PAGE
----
One of the interesting things about “Seinfeld” is the almost aimless way it meandered onto TV at the beginning of its history.
The first episode of “Seinfeld” premiered on July 5, 1989. And since the anniversary of that date just passed last Friday, you're seeing various commentaries and TV news features on the show and its legacy. TBS even ran a marathon of “Seinfeld” episodes over the recent holiday weekend.
Certainly, it is valid to consider this date in 1989 as the birthday of “Seinfeld.” But it is also true that the show had another name on that day -- “The Seinfeld Chronicles” -- and it did not really become a full-fledged series until more than two years later, in September 1991.
That was the start of what Wikipedia and other sources consider to be “Seinfeld’s” third season. But it also happens to be the first season in which the show had a season's worth of episodes -- 23 -- airing within the parameters of the fall-to-spring TV season (September to May).
In fact, the show's first “season” consisted of only five episodes that were stretched over a period just shy of one year -- from the premiere of the first one in July 1989 to June 1990.
These are the episodes you encounter from time to time at the very beginning of the show's syndication cycle. It was the very beginning of “Seinfeld,” and the characters, and indeed the show’s style generally, were not yet defined.
Season Two, such as it was, consisted of just 12 episodes running from January to June 1991.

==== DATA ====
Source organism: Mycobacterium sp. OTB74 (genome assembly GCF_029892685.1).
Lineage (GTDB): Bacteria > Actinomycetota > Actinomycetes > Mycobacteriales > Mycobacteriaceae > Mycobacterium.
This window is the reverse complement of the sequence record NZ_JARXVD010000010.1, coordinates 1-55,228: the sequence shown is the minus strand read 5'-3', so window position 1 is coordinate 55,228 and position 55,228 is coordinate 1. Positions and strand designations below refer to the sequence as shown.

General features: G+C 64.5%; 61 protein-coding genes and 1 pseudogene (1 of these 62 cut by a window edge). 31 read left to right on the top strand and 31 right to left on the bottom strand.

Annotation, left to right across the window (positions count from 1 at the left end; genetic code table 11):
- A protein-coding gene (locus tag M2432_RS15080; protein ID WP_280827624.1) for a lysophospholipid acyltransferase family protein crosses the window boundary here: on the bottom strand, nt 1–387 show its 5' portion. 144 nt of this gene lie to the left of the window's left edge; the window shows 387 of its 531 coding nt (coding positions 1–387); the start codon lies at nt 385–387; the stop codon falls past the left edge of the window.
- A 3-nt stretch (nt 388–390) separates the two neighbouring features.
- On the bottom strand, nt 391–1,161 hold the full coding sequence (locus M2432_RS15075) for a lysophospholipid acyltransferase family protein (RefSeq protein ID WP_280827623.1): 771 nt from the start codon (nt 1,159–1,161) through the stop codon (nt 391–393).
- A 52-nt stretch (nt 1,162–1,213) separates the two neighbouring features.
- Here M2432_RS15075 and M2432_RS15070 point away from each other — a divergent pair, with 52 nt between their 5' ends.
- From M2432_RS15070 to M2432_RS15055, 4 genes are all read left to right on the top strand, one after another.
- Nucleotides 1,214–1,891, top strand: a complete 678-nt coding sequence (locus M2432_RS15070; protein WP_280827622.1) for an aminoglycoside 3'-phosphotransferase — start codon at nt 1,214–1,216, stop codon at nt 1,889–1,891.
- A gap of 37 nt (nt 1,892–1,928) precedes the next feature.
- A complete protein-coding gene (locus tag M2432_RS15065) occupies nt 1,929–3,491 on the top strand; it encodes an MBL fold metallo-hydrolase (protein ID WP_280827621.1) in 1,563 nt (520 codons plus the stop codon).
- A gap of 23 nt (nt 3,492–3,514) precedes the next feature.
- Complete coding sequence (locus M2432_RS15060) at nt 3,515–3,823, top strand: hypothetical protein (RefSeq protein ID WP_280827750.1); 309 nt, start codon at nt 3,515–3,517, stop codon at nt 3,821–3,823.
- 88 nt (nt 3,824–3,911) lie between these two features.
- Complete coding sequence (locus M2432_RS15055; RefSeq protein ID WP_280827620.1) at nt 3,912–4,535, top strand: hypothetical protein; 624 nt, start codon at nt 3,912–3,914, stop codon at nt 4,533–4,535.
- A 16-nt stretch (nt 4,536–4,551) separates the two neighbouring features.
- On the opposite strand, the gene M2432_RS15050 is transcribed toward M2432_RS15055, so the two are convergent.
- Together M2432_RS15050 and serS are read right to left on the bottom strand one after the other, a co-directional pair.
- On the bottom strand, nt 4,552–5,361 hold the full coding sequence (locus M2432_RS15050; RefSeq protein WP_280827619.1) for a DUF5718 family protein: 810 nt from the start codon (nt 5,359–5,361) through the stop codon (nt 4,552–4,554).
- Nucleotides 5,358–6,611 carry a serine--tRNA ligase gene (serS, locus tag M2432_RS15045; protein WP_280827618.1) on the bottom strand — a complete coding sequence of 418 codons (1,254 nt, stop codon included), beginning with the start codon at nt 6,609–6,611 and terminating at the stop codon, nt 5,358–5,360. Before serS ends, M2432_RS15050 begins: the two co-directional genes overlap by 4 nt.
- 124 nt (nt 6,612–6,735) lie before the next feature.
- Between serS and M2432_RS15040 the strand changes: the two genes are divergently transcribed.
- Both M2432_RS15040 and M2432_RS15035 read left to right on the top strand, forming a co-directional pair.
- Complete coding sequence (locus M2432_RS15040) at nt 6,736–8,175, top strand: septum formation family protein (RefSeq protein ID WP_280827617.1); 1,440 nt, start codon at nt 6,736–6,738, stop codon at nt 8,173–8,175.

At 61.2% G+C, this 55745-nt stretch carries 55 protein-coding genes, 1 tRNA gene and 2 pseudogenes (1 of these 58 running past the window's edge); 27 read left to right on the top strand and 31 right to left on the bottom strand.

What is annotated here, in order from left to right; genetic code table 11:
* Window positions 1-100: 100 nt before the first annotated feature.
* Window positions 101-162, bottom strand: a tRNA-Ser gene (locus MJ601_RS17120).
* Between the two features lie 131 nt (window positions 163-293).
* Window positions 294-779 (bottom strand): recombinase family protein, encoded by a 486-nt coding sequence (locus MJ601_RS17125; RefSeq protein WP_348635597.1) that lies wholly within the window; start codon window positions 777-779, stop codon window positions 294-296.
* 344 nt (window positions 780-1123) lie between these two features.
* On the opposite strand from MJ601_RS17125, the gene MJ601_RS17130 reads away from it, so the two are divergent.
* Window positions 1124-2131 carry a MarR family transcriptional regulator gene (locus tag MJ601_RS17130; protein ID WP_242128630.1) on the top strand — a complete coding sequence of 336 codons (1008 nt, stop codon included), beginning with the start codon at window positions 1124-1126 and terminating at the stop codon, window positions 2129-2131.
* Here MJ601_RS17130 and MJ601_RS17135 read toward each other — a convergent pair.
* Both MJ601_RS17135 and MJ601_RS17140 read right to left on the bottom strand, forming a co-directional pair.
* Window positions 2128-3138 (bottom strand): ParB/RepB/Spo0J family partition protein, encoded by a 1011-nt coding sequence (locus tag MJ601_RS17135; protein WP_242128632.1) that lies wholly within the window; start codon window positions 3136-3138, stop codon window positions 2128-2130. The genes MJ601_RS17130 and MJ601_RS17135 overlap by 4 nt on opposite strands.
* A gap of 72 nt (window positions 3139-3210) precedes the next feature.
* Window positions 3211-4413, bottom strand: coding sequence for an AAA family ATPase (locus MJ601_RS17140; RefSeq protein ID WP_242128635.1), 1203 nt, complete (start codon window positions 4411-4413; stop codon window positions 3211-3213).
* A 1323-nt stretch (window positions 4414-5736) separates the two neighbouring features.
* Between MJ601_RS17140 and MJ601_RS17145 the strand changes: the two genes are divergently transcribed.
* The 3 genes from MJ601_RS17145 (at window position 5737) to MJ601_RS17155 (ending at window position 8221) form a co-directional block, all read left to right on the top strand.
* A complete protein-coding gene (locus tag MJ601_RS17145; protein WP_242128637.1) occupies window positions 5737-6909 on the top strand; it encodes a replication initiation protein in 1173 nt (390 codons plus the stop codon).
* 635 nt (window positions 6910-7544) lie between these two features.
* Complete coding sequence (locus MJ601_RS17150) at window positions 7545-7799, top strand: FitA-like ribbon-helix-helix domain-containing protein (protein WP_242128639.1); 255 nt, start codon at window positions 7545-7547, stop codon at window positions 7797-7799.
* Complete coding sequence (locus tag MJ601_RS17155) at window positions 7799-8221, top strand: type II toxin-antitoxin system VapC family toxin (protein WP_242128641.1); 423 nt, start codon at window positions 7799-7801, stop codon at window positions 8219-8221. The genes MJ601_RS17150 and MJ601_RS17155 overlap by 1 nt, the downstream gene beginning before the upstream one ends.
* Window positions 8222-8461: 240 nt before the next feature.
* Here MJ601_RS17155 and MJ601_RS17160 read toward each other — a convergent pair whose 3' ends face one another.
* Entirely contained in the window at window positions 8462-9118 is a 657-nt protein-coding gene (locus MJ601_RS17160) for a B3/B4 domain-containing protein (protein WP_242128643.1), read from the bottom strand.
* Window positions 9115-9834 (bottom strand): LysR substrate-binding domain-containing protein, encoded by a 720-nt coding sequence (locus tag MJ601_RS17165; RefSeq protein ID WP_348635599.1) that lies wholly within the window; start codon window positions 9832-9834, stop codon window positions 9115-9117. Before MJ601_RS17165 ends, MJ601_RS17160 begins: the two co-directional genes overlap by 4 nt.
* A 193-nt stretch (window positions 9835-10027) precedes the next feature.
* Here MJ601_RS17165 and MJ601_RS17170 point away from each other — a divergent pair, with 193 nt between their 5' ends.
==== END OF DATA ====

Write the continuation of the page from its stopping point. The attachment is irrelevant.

Various sources credit one-time NBC executive Rick Ludwin with being the principal champion behind the development and subsequent survival of this sitcom that emerged from those first two short and very uncertain seasons to become one of the top two or three most storied shows in all of television history.
One question about “Seinfeld” that still persists 30 years after it was born is this: What explains the show’s continuing popularity (as reflected in the fact that it is still a staple of syndication and streaming here in 2019)?
Like many another popular TV show, “Seinfeld” is looking more and more dated as the years go by, from the fashions to the social customs. Perhaps more to the point, the culture of computers, cell phones and social media is absent in the day-to-day lives of these characters from the 1990s.
Today, 21 years after “Seinfeld” had its finale in May 1998, these three icons of our modern world are firmly entrenched. They are technologies almost everyone encounters and uses every single day for, among other reasons, watching (and commenting on) TV shows.
“Friends” -- a contemporary of “Seinfeld” from the same era on NBC -- also remains popular today. It is said to even be gaining in popularity among a generation of younger Americans who were not even born when the show's episodes first aired on NBC (1994-2004).
That show also can be seen as a relic from the pre-social media age. And there are those who argue that “Friends” is even more timeless than “Seinfeld,” and easier to take today, because of the warmth that exists between the six main characters.
As most people familiar with “Seinfeld” know well, the writers of “Seinfeld” purposely avoided the kinds of warm relationships that were typical of network sitcoms at the time in order to take their show in different directions than what was typical at the time.
Perhaps both shows continue to be popular at least in part because they do not feature their characters constantly yakking into, or staring at, smartphones. Instead, the characters are seen relating to each other personally.
Indeed, a number of the mix-ups on “Seinfeld,” in which the four friends missed appointments to get together with each other, would not even be possible today in the era of constant cell phone communications. Simpler times? Maybe.
In the final analysis, one measure of cultural impact -- especially where a TV show is concerned -- is the money it made. It has been estimated that “Seinfeld” has made more than $4 billion in syndication.
That's a lot of something, for a show about nothing.